Lind Mizar specializes in helping clients problem-solve around cash management
By Liz Gold
Cannabis businesses aren’t getting the justice they deserve as it relates to their financial needs.
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“We need to educate more accountants,” says Lind Mizar, MBA and founder of Genius Accountant in Tualatin, Oregon. “There are a lot of firms out there that say they help but they don’t.”
Specializing in cannabis accounting and tax, Genius Accountant started back in 2013, when Mizar wanted to provide accounting services for unusual businesses and those industries that don’t get a lot of attention. For a while she worked with nonprofits helping them through compliance issues and then cannabis came around in 2015 and her focus changed.
“I was so excited, I did a whole year’s worth of research,” she says of the industry. “I have an amazing team who has basically been my support getting this whole thing going. It’s very complicated and customized to each client, so it’s impossible for me to do this by myself. I found a supportive team – likeminded people who know where my mind is going into a particular situation.”
Aside from herself, Mizar has four team members – two full time with the other two part-time. During that first year, recreational use was legal, Mizar advertised her accounting and tax services for cannabis.
“Word of mouth spread so quickly it was scary,” she says. “When people knew I did full service including business consultation, they were very attracted to that because it was all in one office.”
Not a CPA by choice, Mizar provides a variety of services to her clients and wants to be their go-to business resource.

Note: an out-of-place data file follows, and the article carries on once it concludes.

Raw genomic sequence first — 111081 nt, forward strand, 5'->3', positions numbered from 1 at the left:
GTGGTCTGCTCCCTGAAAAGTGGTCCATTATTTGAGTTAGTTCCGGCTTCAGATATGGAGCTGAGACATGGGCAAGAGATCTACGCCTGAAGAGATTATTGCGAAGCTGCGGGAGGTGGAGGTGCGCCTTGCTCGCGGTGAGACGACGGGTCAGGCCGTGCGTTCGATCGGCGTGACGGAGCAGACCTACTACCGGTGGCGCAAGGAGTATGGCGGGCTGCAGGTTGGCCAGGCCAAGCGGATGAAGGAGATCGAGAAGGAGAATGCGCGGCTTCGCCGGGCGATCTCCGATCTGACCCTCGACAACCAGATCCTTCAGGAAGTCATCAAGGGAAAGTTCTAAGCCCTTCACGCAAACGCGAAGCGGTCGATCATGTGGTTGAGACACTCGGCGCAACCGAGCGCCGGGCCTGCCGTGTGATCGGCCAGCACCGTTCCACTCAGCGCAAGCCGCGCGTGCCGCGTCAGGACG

“I don’t take on just any client, they have to fit a specific requirement,” Mizar says. “They have to either just be starting out and need a lot of guidance to get going correctly or they need to have a year or two worth of issues where they need to rebuild their books and reorganize their company.”
Every client is required to schedule an initial consultation to discuss their business overview and review their entity. Mizar helps with everything from starting a company, getting all the government ID numbers in place, filling out the forms to referring them out to attorneys – which she highly recommends for new cannabusinesses in the process of forming.
“They do partnership agreements on their own, which is the biggest mistake they can do when you have multiple partners,” she says. “I call myself the best resource in the state of Oregon when it comes to running a business because I know who you should go to for what.”
She also tells her clients – who include grows, dispensaries and processors – that her tax planning can be enhanced if she does both the business and personal return.
“Most of the time if they have multiple businesses, they don’t want to change accountants,” Mizar says. “I tell them, ‘If you want me to be your cannabis accountant, it would be much better if I do all of it because I can tell you how it impacts you personally.’”
She added that she’s pretty blunt with her clients.